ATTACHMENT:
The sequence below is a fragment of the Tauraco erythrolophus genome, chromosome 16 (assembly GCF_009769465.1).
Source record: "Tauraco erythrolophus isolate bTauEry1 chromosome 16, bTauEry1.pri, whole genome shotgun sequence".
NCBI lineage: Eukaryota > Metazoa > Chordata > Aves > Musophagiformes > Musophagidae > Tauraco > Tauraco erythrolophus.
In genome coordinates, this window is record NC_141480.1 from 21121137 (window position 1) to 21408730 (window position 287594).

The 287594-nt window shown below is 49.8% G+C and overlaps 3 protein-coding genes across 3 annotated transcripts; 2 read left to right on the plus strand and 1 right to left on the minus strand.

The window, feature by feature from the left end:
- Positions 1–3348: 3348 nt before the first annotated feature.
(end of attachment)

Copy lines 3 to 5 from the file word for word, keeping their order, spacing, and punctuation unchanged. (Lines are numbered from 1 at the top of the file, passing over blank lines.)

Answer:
NCBI lineage: Eukaryota > Metazoa > Chordata > Aves > Musophagiformes > Musophagidae > Tauraco > Tauraco erythrolophus.
In genome coordinates, this window is record NC_141480.1 from 21121137 (window position 1) to 21408730 (window position 287594).

The 287594-nt window shown below is 49.8% G+C and overlaps 3 protein-coding genes across 3 annotated transcripts; 2 read left to right on the plus strand and 1 right to left on the minus strand.